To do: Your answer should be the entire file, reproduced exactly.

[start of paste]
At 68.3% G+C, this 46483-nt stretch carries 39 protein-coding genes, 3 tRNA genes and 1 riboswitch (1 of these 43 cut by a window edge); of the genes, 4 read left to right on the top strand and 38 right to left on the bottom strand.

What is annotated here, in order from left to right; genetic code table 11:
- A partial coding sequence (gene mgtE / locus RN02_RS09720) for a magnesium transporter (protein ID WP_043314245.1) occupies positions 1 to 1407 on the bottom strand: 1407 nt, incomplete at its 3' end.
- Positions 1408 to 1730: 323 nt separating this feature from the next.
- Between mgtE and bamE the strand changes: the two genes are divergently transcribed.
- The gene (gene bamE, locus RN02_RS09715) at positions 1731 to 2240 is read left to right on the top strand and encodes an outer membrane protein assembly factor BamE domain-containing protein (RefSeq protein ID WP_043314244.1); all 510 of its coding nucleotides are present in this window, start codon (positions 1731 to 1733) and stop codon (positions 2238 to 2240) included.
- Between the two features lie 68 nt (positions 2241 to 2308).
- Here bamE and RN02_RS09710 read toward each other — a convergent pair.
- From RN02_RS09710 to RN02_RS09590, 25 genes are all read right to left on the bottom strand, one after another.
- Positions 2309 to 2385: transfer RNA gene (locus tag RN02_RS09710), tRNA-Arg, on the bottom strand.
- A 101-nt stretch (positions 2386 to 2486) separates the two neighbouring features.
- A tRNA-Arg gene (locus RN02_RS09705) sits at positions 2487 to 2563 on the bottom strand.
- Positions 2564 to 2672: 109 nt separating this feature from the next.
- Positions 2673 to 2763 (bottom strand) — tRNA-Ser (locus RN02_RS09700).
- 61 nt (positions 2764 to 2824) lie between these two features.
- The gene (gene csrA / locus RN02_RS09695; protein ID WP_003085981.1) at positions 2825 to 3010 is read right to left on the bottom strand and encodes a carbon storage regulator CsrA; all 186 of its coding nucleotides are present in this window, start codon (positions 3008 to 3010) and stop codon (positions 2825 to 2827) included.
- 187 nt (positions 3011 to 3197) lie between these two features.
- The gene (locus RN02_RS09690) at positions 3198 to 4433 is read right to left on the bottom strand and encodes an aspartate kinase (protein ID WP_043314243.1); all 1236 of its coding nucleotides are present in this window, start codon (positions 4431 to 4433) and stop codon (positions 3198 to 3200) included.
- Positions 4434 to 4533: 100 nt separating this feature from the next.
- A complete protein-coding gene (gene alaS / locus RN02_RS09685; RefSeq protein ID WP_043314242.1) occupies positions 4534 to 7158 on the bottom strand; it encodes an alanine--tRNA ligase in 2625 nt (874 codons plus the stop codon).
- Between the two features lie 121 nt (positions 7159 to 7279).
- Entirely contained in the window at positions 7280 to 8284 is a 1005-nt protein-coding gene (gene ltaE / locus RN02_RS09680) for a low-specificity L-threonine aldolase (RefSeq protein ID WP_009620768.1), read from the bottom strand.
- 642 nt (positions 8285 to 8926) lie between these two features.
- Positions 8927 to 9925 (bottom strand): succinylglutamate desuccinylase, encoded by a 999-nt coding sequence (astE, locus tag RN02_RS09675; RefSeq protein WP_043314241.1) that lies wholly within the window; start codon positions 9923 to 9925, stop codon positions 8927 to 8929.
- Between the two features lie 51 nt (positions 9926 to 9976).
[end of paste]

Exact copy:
At 68.3% G+C, this 46483-nt stretch carries 39 protein-coding genes, 3 tRNA genes and 1 riboswitch (1 of these 43 cut by a window edge); of the genes, 4 read left to right on the top strand and 38 right to left on the bottom strand.

What is annotated here, in order from left to right; genetic code table 11:
- A partial coding sequence (gene mgtE / locus RN02_RS09720) for a magnesium transporter (protein ID WP_043314245.1) occupies positions 1 to 1407 on the bottom strand: 1407 nt, incomplete at its 3' end.
- Positions 1408 to 1730: 323 nt separating this feature from the next.
- Between mgtE and bamE the strand changes: the two genes are divergently transcribed.
- The gene (gene bamE, locus RN02_RS09715) at positions 1731 to 2240 is read left to right on the top strand and encodes an outer membrane protein assembly factor BamE domain-containing protein (RefSeq protein ID WP_043314244.1); all 510 of its coding nucleotides are present in this window, start codon (positions 1731 to 1733) and stop codon (positions 2238 to 2240) included.
- Between the two features lie 68 nt (positions 2241 to 2308).
- Here bamE and RN02_RS09710 read toward each other — a convergent pair.
- From RN02_RS09710 to RN02_RS09590, 25 genes are all read right to left on the bottom strand, one after another.
- Positions 2309 to 2385: transfer RNA gene (locus tag RN02_RS09710), tRNA-Arg, on the bottom strand.
- A 101-nt stretch (positions 2386 to 2486) separates the two neighbouring features.
- A tRNA-Arg gene (locus RN02_RS09705) sits at positions 2487 to 2563 on the bottom strand.
- Positions 2564 to 2672: 109 nt separating this feature from the next.
- Positions 2673 to 2763 (bottom strand) — tRNA-Ser (locus RN02_RS09700).
- 61 nt (positions 2764 to 2824) lie between these two features.
- The gene (gene csrA / locus RN02_RS09695; protein ID WP_003085981.1) at positions 2825 to 3010 is read right to left on the bottom strand and encodes a carbon storage regulator CsrA; all 186 of its coding nucleotides are present in this window, start codon (positions 3008 to 3010) and stop codon (positions 2825 to 2827) included.
- 187 nt (positions 3011 to 3197) lie between these two features.
- The gene (locus RN02_RS09690) at positions 3198 to 4433 is read right to left on the bottom strand and encodes an aspartate kinase (protein ID WP_043314243.1); all 1236 of its coding nucleotides are present in this window, start codon (positions 4431 to 4433) and stop codon (positions 3198 to 3200) included.
- Positions 4434 to 4533: 100 nt separating this feature from the next.
- A complete protein-coding gene (gene alaS / locus RN02_RS09685; RefSeq protein ID WP_043314242.1) occupies positions 4534 to 7158 on the bottom strand; it encodes an alanine--tRNA ligase in 2625 nt (874 codons plus the stop codon).
- Between the two features lie 121 nt (positions 7159 to 7279).
- Entirely contained in the window at positions 7280 to 8284 is a 1005-nt protein-coding gene (gene ltaE / locus RN02_RS09680) for a low-specificity L-threonine aldolase (RefSeq protein ID WP_009620768.1), read from the bottom strand.
- 642 nt (positions 8285 to 8926) lie between these two features.
- Positions 8927 to 9925 (bottom strand): succinylglutamate desuccinylase, encoded by a 999-nt coding sequence (astE, locus tag RN02_RS09675; RefSeq protein WP_043314241.1) that lies wholly within the window; start codon positions 9923 to 9925, stop codon positions 8927 to 8929.
- Between the two features lie 51 nt (positions 9926 to 9976).